Lee Daniels’ The Butler


This is an interesting film to compliment 12 Years a Slave. As a movie, it isn’t as good. But as social commentary it is equal to the task, and it picks up not long after 12 Years ends.

What is truly astounding to see and remember is just how much has happened in the last 50 years. And how, in particular, little had changed in the 90 years leading up to civil rights movement… not to mention how much still lingers even today.

The story is full of many moments from history, both archival and recreated. However, the most effective moment in the entire film, I think, is the Woolworth’s lunch counter protest as it is contrasted against other concurrent events. Those few minutes are a microcosm of the entire struggle of the generations both within black culture as it was for the country. That struggle is further revealed between father and son and their choices of how and when to fight; this is what drives the film forward. There is no particular right answer, though you probably wouldn’t be chastened if you felt Whitaker’s (Pawn) character should have done a bit more a bit sooner. But perhaps that is Monday morning quarterbacking by an activist. Whitaker really becomes our steady-cam on history more than a character. He does a fine job, but it isn’t a stand-out performance. Even Oprah’s performance is somewhat tangential, though a tad more subtle than her fictional husband’s.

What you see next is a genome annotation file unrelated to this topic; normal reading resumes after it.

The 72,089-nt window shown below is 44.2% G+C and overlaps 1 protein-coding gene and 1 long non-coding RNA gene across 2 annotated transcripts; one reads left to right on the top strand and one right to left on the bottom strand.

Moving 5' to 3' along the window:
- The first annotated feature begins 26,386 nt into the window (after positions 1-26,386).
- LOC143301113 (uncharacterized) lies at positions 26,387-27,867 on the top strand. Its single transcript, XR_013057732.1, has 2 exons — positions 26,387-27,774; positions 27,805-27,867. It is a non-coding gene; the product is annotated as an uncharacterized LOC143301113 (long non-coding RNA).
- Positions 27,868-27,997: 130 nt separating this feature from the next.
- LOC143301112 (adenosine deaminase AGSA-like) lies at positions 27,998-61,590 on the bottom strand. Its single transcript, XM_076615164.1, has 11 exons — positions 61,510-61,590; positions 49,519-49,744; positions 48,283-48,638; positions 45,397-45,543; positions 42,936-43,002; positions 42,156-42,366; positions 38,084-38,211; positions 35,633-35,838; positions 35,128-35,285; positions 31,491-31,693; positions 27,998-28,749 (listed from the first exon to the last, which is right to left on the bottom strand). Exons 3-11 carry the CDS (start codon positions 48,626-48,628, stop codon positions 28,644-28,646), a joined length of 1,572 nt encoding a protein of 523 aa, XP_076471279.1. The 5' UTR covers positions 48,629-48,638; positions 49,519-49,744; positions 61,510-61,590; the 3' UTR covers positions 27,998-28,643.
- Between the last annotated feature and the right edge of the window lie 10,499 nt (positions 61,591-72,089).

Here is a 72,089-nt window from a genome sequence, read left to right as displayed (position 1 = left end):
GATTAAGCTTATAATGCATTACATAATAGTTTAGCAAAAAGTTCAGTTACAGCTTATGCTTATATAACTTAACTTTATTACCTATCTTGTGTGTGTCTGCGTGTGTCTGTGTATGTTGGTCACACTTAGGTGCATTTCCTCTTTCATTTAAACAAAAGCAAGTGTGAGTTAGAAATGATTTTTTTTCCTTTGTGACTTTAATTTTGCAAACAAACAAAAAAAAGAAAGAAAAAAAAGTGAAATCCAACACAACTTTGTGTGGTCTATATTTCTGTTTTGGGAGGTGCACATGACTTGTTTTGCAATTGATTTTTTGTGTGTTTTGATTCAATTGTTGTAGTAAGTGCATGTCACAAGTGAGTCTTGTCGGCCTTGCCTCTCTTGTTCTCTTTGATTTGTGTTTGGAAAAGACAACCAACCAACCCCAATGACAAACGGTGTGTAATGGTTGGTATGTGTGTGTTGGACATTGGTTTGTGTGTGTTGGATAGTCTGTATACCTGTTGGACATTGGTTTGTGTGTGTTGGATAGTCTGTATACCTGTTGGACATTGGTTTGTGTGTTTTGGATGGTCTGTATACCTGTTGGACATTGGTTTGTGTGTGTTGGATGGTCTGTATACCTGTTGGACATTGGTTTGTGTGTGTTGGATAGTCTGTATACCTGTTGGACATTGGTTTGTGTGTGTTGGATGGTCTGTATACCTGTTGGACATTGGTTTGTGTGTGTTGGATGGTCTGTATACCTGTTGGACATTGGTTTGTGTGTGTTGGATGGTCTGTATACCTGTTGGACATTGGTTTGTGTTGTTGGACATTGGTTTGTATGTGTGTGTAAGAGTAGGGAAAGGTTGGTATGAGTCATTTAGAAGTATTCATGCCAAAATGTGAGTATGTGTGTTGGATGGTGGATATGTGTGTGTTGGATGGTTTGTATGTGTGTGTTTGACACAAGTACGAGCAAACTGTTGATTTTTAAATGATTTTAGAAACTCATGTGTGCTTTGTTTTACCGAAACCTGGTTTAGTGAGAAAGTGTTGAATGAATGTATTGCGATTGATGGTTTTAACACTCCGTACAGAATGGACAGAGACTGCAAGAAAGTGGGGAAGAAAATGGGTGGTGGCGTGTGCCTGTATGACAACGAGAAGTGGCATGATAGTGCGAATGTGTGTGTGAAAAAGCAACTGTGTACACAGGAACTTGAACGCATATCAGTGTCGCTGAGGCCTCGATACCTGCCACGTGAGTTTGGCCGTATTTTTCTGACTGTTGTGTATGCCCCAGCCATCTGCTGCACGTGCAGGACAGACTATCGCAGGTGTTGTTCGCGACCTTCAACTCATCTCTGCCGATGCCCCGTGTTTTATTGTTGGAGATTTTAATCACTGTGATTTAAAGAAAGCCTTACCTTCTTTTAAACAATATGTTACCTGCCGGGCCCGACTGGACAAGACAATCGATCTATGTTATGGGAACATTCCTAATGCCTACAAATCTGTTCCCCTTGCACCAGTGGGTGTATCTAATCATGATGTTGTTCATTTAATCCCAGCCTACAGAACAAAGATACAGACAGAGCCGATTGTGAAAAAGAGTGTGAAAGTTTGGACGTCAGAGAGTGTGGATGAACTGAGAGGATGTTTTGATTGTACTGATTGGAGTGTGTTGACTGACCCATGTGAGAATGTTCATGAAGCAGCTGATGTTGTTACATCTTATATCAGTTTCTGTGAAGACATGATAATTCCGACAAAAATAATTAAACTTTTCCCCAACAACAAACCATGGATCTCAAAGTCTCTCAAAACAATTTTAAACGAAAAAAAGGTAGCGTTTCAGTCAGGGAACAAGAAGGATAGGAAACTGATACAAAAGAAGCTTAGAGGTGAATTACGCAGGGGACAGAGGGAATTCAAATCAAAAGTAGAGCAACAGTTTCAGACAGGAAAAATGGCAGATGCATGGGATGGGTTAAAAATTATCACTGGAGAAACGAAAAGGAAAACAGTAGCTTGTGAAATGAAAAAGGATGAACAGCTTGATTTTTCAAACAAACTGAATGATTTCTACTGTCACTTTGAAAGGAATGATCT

As their son, Oyelowo (The Paperboy, Jack Reacher) provides the strongest performance of the family. His evolution from radical to establishment and back to activist is portrayed believably.  It is possible this is because his experience more closely mirrors modern history that he feels more believable, but I think he had more layers and more change than anyone in the story.

And the story itself is epic, covering decades and multiple administrations in the White House. In fact, some of the more astounding performances were the portrayals of the various presidents.

Cusack (The Paperboy) does a great Nixon, both in mannerism and in slow disintegration over his tenure. Marsden (Robot and Frank) does a spotless JFK, while Schreiber (Goon) provides a wonderfully cantankerous LBJ. The last performance of note was Rickman (Harry Potter) and Fonda (Peace, Love, and Misunderstanding) as the Regans, who come across unkindly, but fairly. 

Danny Strong, of Buffy fame, wrote a serviceable script, though his real talent was more in the selection of what to cover and how to interleave it. Strong’s career is increasingly going behind the camera, where he is achieving some notable success. Daniels (The Paperboy, Precious) directed well, but allowed the story to force him into some weaker pacing choices to get moments later in the film. His understated approach to many of the moments helped the reality, but the choice of voice-over for others and some forced encounters broke the rhythm for me.

The film is far from an objective view of the history, though I’d say it was more than fair. As a window on Gaines’ journey and experience, it succeeded.  Political commentary does make it through, however. The most telling bit is the two presidential quotes they use to close the movie. It is a sad indictment on where we’ve gotten to after such a long road, despite what may have changed, and a reminder of how easy it is to lose.

Yes, of course you should see this film. More for the history than the performances, in my opinion. That doesn’t make it any less important as a sign post and call to action.

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